Phelps, Bolt and an unfortunate IOC President


It is now history.

The Olympic Games of 2008 is now over, committed to the annals of global history well beyond the narrow confines of sport.

The historic landmarks of this mega-event that held the attention of the international community from the Opening Ceremony on 8 August through to the Closing Ceremony on 24 August 2008 will be forever highlighted in documents ranging the gamut of academia.

The Beijing Olympics was the greenest ever in the history of the International Olympic Movement, environmentally speaking.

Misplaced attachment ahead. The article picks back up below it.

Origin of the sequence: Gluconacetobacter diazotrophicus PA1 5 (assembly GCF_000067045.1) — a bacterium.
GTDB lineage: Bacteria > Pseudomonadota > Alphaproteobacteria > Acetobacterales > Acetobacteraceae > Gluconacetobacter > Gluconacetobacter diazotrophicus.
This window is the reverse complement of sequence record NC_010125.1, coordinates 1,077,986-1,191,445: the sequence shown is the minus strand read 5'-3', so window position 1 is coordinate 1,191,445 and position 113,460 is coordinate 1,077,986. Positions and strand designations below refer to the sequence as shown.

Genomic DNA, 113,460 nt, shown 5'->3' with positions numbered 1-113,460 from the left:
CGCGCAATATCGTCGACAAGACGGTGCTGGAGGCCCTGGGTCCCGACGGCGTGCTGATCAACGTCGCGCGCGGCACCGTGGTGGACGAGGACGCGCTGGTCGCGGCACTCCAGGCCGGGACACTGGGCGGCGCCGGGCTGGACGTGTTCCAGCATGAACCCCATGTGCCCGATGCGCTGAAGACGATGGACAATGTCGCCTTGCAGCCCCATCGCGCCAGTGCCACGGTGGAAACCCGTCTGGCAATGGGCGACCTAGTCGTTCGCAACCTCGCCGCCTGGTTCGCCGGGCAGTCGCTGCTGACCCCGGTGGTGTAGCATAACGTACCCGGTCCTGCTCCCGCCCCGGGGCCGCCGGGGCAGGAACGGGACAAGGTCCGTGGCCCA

The Beijing Olympics was the most extensive ever. It was the largest ever. It had the most expansive facilities ever. It had the most security ever. It topped the charts for technology in the history of sport. It had the most world records and Olympic records ever established in any one competition.

The list of superlatives describing the Beijing Olympics seems endless and no one can take anything away from the hosts on whom the eyes of the western world were forever fixed, almost always seeming to wish failure rather than success.

Even the gods seemed to have favoured the Beijing Olympics bringing clear skies and extremely good weather not witnessed in Beijing for many years, leaving the hapless cynical international media utterly stumped.